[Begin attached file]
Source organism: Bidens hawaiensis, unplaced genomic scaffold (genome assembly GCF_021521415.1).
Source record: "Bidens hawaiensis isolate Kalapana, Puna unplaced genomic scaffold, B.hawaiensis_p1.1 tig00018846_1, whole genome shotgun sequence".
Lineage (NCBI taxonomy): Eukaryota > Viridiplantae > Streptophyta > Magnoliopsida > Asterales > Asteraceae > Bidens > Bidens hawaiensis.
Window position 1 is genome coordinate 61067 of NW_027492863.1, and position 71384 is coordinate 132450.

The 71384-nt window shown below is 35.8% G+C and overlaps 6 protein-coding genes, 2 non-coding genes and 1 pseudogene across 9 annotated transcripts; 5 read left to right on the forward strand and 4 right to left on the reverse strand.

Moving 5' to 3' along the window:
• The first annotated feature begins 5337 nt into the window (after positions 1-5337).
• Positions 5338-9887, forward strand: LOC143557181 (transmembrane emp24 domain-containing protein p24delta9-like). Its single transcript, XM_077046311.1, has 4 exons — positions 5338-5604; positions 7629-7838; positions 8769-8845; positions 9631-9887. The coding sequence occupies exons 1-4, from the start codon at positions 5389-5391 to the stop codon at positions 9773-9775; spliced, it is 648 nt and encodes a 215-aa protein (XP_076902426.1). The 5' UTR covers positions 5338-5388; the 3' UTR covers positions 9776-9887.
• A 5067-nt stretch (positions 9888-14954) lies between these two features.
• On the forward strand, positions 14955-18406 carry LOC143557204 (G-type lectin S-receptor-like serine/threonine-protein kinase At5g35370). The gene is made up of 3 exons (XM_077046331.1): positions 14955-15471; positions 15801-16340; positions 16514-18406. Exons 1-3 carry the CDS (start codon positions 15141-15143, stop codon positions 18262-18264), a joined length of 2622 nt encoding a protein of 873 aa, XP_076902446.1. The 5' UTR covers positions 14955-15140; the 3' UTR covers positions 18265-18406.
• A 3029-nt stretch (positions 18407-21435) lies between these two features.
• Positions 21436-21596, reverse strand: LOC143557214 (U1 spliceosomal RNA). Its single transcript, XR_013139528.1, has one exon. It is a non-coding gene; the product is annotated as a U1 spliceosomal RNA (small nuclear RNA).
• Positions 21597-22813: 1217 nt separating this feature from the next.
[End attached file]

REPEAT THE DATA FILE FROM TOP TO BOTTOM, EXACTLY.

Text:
Source organism: Bidens hawaiensis, unplaced genomic scaffold (genome assembly GCF_021521415.1).
Source record: "Bidens hawaiensis isolate Kalapana, Puna unplaced genomic scaffold, B.hawaiensis_p1.1 tig00018846_1, whole genome shotgun sequence".
Lineage (NCBI taxonomy): Eukaryota > Viridiplantae > Streptophyta > Magnoliopsida > Asterales > Asteraceae > Bidens > Bidens hawaiensis.
Window position 1 is genome coordinate 61067 of NW_027492863.1, and position 71384 is coordinate 132450.

The 71384-nt window shown below is 35.8% G+C and overlaps 6 protein-coding genes, 2 non-coding genes and 1 pseudogene across 9 annotated transcripts; 5 read left to right on the forward strand and 4 right to left on the reverse strand.

Moving 5' to 3' along the window:
• The first annotated feature begins 5337 nt into the window (after positions 1-5337).
• Positions 5338-9887, forward strand: LOC143557181 (transmembrane emp24 domain-containing protein p24delta9-like). Its single transcript, XM_077046311.1, has 4 exons — positions 5338-5604; positions 7629-7838; positions 8769-8845; positions 9631-9887. The coding sequence occupies exons 1-4, from the start codon at positions 5389-5391 to the stop codon at positions 9773-9775; spliced, it is 648 nt and encodes a 215-aa protein (XP_076902426.1). The 5' UTR covers positions 5338-5388; the 3' UTR covers positions 9776-9887.
• A 5067-nt stretch (positions 9888-14954) lies between these two features.
• On the forward strand, positions 14955-18406 carry LOC143557204 (G-type lectin S-receptor-like serine/threonine-protein kinase At5g35370). The gene is made up of 3 exons (XM_077046331.1): positions 14955-15471; positions 15801-16340; positions 16514-18406. Exons 1-3 carry the CDS (start codon positions 15141-15143, stop codon positions 18262-18264), a joined length of 2622 nt encoding a protein of 873 aa, XP_076902446.1. The 5' UTR covers positions 14955-15140; the 3' UTR covers positions 18265-18406.
• A 3029-nt stretch (positions 18407-21435) lies between these two features.
• Positions 21436-21596, reverse strand: LOC143557214 (U1 spliceosomal RNA). Its single transcript, XR_013139528.1, has one exon. It is a non-coding gene; the product is annotated as a U1 spliceosomal RNA (small nuclear RNA).
• Positions 21597-22813: 1217 nt separating this feature from the next.